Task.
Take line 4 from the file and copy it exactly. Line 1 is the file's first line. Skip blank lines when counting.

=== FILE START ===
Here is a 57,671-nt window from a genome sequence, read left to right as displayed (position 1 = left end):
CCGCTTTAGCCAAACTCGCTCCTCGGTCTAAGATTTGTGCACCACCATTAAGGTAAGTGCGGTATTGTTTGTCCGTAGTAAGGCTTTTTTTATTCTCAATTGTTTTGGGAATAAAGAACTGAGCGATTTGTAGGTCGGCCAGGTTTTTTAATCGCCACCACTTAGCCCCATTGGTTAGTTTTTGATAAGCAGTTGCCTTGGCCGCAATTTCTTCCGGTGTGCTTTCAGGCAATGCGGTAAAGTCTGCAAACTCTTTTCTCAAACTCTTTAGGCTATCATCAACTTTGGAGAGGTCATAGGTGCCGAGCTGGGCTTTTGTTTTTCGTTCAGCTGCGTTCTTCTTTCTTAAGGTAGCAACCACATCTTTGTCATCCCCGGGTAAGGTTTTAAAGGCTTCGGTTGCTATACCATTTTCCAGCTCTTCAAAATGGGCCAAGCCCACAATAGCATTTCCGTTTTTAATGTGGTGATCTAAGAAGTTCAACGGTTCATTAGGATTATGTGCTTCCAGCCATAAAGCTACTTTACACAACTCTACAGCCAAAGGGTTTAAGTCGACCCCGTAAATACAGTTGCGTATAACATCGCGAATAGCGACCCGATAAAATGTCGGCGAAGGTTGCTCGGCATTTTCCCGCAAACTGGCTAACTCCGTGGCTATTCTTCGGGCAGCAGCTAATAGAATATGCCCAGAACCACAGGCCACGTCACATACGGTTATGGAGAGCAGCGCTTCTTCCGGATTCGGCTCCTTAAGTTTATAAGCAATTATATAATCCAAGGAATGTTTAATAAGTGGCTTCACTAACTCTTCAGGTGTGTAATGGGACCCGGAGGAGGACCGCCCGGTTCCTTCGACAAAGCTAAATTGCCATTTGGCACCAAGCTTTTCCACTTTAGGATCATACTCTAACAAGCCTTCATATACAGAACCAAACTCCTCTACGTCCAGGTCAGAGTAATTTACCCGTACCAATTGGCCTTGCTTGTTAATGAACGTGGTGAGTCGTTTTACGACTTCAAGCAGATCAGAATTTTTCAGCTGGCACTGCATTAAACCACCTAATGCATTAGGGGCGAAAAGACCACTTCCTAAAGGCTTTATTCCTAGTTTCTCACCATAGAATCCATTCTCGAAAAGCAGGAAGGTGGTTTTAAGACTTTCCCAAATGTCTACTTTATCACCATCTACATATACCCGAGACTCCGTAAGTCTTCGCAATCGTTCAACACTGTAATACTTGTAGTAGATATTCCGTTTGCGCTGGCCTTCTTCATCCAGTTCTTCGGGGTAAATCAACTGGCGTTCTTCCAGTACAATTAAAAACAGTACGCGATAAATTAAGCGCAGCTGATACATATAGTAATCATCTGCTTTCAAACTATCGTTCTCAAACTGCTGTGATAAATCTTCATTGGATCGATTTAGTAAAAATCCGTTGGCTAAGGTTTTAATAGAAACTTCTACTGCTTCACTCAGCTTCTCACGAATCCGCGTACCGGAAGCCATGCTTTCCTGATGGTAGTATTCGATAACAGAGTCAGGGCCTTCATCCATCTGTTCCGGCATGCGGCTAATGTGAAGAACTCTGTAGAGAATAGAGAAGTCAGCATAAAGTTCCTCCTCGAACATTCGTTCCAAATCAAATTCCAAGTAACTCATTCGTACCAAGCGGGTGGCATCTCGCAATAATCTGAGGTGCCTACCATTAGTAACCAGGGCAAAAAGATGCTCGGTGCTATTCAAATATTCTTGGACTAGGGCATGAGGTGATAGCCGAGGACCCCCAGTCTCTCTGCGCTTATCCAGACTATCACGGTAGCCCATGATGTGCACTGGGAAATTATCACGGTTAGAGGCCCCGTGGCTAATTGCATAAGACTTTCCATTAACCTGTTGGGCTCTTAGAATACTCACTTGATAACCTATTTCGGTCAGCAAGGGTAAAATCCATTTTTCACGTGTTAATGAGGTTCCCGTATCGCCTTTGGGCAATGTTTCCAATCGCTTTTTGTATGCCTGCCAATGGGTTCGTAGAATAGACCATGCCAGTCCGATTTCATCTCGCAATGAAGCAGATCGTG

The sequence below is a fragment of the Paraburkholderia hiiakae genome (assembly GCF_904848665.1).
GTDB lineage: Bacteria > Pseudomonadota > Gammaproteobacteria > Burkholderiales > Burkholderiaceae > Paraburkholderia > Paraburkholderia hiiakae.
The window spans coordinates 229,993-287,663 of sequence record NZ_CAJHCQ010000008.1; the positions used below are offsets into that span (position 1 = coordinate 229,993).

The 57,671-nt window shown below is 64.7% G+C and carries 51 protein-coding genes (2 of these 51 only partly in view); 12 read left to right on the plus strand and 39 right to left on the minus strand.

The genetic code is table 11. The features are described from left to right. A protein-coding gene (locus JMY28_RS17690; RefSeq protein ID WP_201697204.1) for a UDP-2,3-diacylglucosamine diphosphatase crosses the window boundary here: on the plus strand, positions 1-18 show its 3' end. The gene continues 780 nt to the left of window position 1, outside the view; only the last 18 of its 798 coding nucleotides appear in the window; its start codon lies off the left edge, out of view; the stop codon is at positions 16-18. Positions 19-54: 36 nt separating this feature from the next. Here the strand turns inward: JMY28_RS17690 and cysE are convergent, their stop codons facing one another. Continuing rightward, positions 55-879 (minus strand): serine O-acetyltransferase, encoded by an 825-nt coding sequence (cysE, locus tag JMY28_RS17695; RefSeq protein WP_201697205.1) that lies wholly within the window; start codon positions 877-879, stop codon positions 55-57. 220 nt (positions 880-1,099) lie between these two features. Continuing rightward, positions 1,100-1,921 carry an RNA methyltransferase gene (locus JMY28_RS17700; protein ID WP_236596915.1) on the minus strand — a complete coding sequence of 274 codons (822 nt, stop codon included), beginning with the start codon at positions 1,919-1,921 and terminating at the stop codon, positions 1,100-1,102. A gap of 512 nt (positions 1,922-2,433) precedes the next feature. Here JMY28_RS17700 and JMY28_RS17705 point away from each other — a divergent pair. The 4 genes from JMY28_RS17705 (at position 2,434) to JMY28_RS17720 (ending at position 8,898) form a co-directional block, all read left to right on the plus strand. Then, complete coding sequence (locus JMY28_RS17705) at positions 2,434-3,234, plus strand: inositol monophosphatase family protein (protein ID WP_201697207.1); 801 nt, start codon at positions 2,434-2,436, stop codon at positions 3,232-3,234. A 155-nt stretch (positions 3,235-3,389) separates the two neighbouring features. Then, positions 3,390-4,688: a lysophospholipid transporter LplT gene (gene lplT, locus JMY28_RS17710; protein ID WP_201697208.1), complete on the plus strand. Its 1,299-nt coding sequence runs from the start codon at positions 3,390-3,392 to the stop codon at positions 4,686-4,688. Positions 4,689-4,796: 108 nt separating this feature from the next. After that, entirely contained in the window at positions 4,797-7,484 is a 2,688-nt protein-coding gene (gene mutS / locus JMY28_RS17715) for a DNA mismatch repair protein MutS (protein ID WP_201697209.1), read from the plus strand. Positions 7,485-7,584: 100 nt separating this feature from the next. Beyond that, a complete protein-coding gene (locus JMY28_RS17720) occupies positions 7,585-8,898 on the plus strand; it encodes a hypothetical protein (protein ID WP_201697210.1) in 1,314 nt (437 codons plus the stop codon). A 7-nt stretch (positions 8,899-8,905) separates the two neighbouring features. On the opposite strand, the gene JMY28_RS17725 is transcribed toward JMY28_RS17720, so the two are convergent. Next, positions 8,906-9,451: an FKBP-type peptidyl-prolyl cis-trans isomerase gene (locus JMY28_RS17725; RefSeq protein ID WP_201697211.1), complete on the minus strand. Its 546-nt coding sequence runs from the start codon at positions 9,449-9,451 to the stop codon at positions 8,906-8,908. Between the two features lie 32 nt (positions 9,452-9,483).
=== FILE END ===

GTDB lineage: Bacteria > Pseudomonadota > Gammaproteobacteria > Burkholderiales > Burkholderiaceae > Paraburkholderia > Paraburkholderia hiiakae.